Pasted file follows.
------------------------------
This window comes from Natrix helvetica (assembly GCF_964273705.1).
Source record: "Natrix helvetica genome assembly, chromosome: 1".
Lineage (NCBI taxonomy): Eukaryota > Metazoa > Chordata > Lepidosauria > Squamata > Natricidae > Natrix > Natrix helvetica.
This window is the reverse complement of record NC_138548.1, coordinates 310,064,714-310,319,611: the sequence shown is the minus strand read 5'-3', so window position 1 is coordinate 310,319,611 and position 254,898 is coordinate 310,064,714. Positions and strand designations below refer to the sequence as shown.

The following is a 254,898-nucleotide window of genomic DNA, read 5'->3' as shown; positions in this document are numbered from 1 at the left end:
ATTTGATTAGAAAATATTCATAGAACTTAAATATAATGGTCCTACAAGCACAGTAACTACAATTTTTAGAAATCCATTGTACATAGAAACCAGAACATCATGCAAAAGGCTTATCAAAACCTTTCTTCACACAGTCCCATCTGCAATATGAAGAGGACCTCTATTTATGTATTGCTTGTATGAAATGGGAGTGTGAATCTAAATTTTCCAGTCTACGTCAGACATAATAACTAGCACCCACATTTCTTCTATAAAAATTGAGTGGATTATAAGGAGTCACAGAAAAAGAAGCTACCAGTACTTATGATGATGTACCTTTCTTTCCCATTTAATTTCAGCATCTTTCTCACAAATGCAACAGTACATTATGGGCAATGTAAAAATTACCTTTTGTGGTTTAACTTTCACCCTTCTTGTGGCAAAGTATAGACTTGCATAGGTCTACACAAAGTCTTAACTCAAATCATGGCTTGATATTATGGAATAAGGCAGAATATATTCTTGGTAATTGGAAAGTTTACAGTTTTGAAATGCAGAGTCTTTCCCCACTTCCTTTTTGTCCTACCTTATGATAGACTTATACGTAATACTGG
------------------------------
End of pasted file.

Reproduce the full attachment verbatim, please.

This window comes from Natrix helvetica (assembly GCF_964273705.1).
Source record: "Natrix helvetica genome assembly, chromosome: 1".
Lineage (NCBI taxonomy): Eukaryota > Metazoa > Chordata > Lepidosauria > Squamata > Natricidae > Natrix > Natrix helvetica.
This window is the reverse complement of record NC_138548.1, coordinates 310,064,714-310,319,611: the sequence shown is the minus strand read 5'-3', so window position 1 is coordinate 310,319,611 and position 254,898 is coordinate 310,064,714. Positions and strand designations below refer to the sequence as shown.

The following is a 254,898-nucleotide window of genomic DNA, read 5'->3' as shown; positions in this document are numbered from 1 at the left end:
ATTTGATTAGAAAATATTCATAGAACTTAAATATAATGGTCCTACAAGCACAGTAACTACAATTTTTAGAAATCCATTGTACATAGAAACCAGAACATCATGCAAAAGGCTTATCAAAACCTTTCTTCACACAGTCCCATCTGCAATATGAAGAGGACCTCTATTTATGTATTGCTTGTATGAAATGGGAGTGTGAATCTAAATTTTCCAGTCTACGTCAGACATAATAACTAGCACCCACATTTCTTCTATAAAAATTGAGTGGATTATAAGGAGTCACAGAAAAAGAAGCTACCAGTACTTATGATGATGTACCTTTCTTTCCCATTTAATTTCAGCATCTTTCTCACAAATGCAACAGTACATTATGGGCAATGTAAAAATTACCTTTTGTGGTTTAACTTTCACCCTTCTTGTGGCAAAGTATAGACTTGCATAGGTCTACACAAAGTCTTAACTCAAATCATGGCTTGATATTATGGAATAAGGCAGAATATATTCTTGGTAATTGGAAAGTTTACAGTTTTGAAATGCAGAGTCTTTCCCCACTTCCTTTTTGTCCTACCTTATGATAGACTTATACGTAATACTGG